- Throughout the winter months and especially when temperatures begin to drop below freezing, we always recommend not to leave your gates unused and run them a few times to get everything moving as you’d expect. Low temperatures and moist environments can cause parts to seize, don’t let that one morning where the gates won’t open be a surprise, be prepared.
- Especially with hydraulic operators, whilst the oil has a very low freezing point, the colder the outside temperature the more solid the oil will become, and it may cause your gate motors to stop working correctly. Special ‘winter oil’ is available but also keeping the hydraulic temperature up through regular opening and closing cycles will help.
- This may seem an obvious one, but if there has been some snowfall, any snow can act as an obstacle for automatic gates, so please make sure you clear the surrounding area of the gate, so the snow doesn’t act as a block and stop the gate from functioning.
- Photocells are fundamental to the safety of your automatic gates. They make the safety circuit via an IR beam between the receiver and transmitter. Always make sure you wipe them clean and remove any frost or snow, as if the sensors become blocked, they will stop the gate from working. You can simply wipe them clean with a damp cloth using warm water.
- In very cold conditions it is common for locks to seize and even gate hinges to freeze and become stiff or even frozen solid. Everything has a freezing point and in the UK, we have a humid climate so the addition of moisture combined with freezing temperatures, means locks, maglocks and other moving parts can become frozen. To help avoid this from happening, we recommend adding a small amount of WD–40 to the area. Whilst the WD-40 will not stop the low temperatures, it will strip a lot of moisture so will prevent the frozen lock in some cases. We always advise that when the temperature is back to normal, to wipe clean anything that has been sprayed with WD-40.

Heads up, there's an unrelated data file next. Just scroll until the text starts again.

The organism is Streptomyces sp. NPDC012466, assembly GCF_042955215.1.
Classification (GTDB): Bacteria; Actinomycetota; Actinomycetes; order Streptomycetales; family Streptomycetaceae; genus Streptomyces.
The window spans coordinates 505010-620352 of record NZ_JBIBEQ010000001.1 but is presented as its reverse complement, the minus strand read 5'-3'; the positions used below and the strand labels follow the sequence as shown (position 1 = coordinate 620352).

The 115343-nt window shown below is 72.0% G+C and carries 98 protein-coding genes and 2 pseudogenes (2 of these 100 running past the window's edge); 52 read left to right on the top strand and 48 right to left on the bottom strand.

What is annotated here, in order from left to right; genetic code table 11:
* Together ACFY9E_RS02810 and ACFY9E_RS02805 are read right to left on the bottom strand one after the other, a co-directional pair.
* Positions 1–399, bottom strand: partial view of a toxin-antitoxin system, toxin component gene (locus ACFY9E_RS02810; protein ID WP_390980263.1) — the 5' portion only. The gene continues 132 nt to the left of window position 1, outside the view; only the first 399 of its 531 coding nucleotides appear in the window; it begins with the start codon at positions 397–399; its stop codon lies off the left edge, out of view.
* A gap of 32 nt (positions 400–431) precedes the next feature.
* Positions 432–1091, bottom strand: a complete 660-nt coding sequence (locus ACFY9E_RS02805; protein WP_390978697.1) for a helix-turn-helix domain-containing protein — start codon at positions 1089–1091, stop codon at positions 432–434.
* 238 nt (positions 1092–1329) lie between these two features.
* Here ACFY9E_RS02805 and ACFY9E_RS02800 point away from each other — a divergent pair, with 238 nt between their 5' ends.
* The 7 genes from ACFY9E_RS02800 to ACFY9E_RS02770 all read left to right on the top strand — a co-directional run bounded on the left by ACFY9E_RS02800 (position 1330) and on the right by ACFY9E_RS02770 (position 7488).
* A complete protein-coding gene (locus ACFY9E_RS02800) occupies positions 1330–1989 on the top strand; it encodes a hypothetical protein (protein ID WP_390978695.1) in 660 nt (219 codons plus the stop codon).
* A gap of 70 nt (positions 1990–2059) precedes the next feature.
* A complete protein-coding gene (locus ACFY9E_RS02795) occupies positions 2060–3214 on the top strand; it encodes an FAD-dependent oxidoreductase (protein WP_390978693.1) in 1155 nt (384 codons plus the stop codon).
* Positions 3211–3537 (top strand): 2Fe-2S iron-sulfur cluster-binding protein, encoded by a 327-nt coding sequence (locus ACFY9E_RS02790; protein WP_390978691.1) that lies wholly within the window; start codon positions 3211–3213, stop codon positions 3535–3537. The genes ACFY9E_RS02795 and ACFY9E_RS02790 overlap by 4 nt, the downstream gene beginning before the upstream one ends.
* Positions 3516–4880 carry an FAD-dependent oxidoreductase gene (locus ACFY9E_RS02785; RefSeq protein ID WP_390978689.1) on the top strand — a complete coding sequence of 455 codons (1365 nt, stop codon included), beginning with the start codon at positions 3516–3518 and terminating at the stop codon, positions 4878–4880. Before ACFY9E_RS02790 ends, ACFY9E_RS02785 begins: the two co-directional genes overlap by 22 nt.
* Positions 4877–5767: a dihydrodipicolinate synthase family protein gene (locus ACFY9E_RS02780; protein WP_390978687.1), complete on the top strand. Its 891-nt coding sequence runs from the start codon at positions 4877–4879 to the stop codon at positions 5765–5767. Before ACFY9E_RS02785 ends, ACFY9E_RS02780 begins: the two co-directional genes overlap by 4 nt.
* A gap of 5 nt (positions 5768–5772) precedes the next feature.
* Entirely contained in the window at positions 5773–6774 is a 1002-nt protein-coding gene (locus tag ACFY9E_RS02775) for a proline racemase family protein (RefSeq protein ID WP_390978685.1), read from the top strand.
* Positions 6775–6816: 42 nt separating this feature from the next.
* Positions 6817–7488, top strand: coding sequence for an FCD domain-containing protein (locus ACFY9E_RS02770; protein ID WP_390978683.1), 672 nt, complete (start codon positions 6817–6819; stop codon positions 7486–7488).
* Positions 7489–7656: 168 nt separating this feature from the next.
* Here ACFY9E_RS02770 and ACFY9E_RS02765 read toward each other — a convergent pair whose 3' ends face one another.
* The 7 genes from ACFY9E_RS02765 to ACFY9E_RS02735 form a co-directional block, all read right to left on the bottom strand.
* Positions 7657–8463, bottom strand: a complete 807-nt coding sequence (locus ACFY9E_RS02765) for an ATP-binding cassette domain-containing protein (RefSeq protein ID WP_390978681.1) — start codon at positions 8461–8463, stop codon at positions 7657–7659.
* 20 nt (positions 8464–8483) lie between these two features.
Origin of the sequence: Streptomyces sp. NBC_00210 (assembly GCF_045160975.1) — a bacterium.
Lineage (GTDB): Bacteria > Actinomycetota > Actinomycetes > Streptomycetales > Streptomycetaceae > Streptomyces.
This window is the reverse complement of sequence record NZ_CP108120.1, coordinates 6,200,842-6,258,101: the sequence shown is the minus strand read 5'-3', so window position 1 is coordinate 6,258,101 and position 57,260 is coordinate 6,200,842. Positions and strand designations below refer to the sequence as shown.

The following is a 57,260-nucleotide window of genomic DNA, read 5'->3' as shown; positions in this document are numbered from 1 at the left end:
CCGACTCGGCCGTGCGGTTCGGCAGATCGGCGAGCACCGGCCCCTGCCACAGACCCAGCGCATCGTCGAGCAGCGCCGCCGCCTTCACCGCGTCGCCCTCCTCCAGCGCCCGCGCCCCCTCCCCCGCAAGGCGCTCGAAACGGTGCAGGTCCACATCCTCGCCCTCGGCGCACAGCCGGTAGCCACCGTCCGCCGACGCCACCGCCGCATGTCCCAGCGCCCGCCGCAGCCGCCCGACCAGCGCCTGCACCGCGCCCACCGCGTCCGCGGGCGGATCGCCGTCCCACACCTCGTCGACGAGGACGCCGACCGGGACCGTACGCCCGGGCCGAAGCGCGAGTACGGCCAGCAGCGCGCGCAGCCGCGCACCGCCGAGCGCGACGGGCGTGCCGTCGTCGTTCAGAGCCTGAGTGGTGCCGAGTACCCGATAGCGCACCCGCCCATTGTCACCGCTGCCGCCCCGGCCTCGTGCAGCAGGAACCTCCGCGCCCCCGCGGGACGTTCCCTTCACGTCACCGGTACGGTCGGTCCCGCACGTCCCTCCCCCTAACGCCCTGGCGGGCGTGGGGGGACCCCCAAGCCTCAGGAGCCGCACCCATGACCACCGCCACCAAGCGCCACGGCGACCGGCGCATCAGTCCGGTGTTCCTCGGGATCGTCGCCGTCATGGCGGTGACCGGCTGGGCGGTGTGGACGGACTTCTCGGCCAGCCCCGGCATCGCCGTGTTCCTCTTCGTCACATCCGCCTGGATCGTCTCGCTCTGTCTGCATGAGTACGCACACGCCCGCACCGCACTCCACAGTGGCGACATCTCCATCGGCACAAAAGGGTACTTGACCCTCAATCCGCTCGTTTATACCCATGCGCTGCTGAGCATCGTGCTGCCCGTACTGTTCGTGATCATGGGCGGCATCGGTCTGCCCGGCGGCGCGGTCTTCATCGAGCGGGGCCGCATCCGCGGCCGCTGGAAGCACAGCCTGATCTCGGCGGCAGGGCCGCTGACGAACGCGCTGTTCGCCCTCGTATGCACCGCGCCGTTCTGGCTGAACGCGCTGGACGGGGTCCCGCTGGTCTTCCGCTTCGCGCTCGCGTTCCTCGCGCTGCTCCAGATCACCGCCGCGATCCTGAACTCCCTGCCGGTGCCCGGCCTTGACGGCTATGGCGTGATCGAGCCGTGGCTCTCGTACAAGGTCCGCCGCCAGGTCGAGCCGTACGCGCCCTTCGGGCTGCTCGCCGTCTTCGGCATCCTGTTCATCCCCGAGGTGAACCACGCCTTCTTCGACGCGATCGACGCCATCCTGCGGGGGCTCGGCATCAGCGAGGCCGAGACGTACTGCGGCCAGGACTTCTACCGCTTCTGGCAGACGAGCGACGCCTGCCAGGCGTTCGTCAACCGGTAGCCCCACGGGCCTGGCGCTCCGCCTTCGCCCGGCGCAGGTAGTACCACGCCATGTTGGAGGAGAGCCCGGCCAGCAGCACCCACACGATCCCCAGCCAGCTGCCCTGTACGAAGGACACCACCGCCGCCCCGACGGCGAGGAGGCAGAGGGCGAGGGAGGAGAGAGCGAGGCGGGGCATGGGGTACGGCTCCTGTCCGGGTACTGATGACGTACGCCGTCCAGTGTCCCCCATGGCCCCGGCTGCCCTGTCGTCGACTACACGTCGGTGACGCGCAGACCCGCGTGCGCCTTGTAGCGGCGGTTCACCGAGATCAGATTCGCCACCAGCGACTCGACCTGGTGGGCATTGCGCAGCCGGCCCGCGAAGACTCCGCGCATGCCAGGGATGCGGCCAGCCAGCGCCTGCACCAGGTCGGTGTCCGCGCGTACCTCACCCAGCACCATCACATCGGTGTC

- Always check your safety systems and make sure all safety circuits work as normal. It should be common practice for regular maintenance of your safety devices such as rubber safety edges. Give the gates an open and close command and apply pressure to safety edges to make sure the system works as intended. It is possible that again, with added moisture in the environment, some safety edge circuits such as rubber edges can be prone to perform differently, or not at all. Whilst they should always ‘fail safe’……it’s good practice to check your gate system during this cold spell and beyond.
- Do you have an intercom system? In very low temperatures the camera on a video intercom may be covered with snowfall and although unlikely, it is possible that the buttons on your call point or keypad could become stuck, so check them, don’t miss an important visitor in this spell of cold weather.
We urge anyone who owns automatic gates to check the device for damage inflicted after adverse weather conditions, which could contribute to a potentially lethal accident. The aftermath of storms / heavy wind or frost is the perfect time to check your automatic or manual gates to see if there has been any damage which could lead to unexpected problems.
According to Gate Safe, who promotes awareness of the importance surrounding the safety of automatic gates, all automated and manual gates should be checked on a regular basis. However, when an installation has been exposed to excessive weather challenges, an immediate risk assessment needs to be carried out. They also recommend that all gates should be inspected for any signs of wear and tear, rust or cracking, all of which could be signs that the system may need remedial works to maintain its safe operation.